Derailed S-Bahn: line closure until Monday
After the derailment of an S-Bahn in Lichtenberg, the section of the route remains closed for repair work over the weekend.
Berlin. After the derailment of an S-Bahn at Berlin-Lichtenberg station, the section of the route remains closed. Damage to the switch and the power rails would have to be repaired so that the route could be put into regular operation again on Monday, said the spokesman for the S-Bahn Berlin on Friday. The restrictions affect a message from the S-Bahn Berlin S5, S75 and S7.
S-Bahn derailed in Lichtenberg: An overview of the restrictions
- Trains of the S5 S-Bahn line only run between Mahlsdorf and Wuhletal and between Ostbahnhof and Westkreuz
- Passengers are therefore asked to switch to the U5 underground line to bypass the route
- There is replacement bus traffic between Wuhletal and Biesdorf
- The S75 line runs only every 20 minutes between Wartenberg and Lichtenberg
- A 10-minute interval between Ostkreuz and Potsdam can be offered on line S7
An overview of all schedule changes after the accident in Lichtenberg can also be found on the Berlin S-Bahn website.
Derailed S-Bahn in Lichtenberg: conductor rail bores through window
In the accident on Wednesday evening, all 15 passengers were unharmed, according to the train. The last wagon on the S75 train had jumped off the rails when it left Lichtenberg station and tipped sideways. A track ran through the floor of the passenger compartment and the window of the empty rear cab of the last car.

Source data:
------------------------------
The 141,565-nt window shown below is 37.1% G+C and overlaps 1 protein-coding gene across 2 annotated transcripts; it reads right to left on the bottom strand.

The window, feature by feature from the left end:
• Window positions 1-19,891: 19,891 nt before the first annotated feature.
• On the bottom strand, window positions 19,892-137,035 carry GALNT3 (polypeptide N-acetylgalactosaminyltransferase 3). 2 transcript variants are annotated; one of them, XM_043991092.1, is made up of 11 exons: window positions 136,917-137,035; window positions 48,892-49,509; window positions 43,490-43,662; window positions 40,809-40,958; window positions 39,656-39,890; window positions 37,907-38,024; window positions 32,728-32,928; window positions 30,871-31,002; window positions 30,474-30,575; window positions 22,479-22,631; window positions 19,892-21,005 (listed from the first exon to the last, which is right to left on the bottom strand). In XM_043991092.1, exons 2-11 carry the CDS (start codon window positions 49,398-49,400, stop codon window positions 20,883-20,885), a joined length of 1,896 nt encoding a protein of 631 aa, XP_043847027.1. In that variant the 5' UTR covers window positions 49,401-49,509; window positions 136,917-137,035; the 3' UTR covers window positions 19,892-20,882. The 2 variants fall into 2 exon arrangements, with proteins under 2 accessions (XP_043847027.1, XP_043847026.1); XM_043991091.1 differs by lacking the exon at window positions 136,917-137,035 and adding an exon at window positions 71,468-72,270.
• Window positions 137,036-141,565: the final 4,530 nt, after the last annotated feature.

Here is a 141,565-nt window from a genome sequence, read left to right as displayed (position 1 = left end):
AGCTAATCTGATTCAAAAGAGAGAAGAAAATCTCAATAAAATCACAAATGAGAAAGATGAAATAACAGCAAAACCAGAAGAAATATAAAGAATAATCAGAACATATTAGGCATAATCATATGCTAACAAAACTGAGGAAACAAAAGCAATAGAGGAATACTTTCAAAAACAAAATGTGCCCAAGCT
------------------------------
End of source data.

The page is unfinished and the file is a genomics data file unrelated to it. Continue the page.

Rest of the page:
The federal police recovered the train on Thursday and continues to investigate in all directions. An accident is not excluded, but also on the suspicion of dangerous interference in rail traffic, a spokesman said on Friday.
Derailed S-Bahn ensures full trains of the U5
The failure of the S-Bahn on the U5 underground line caused significantly fuller trains. A situation that should actually be avoided in Corona times, for example by a higher clock. However, BVG could not offer that on Thursday. The trains only ran every ten minutes.
The reason is a switch failure in the subway, which has an influence on a signal, said BVG spokesman Jannes Schwentu. “We can therefore only drive slowly at one point, which has an impact on the clock.” A five-minute cycle is therefore technically not possible.
In the past few days, BVG had been able to offer a five-minute cycle on the U5 rush hour thanks to additional trains. “It is really a very unfortunate coincidence, but unfortunately there is no other way,” said Schwentu.
Current reports from the police and fire brigade in Berlin can be found on our blue light blog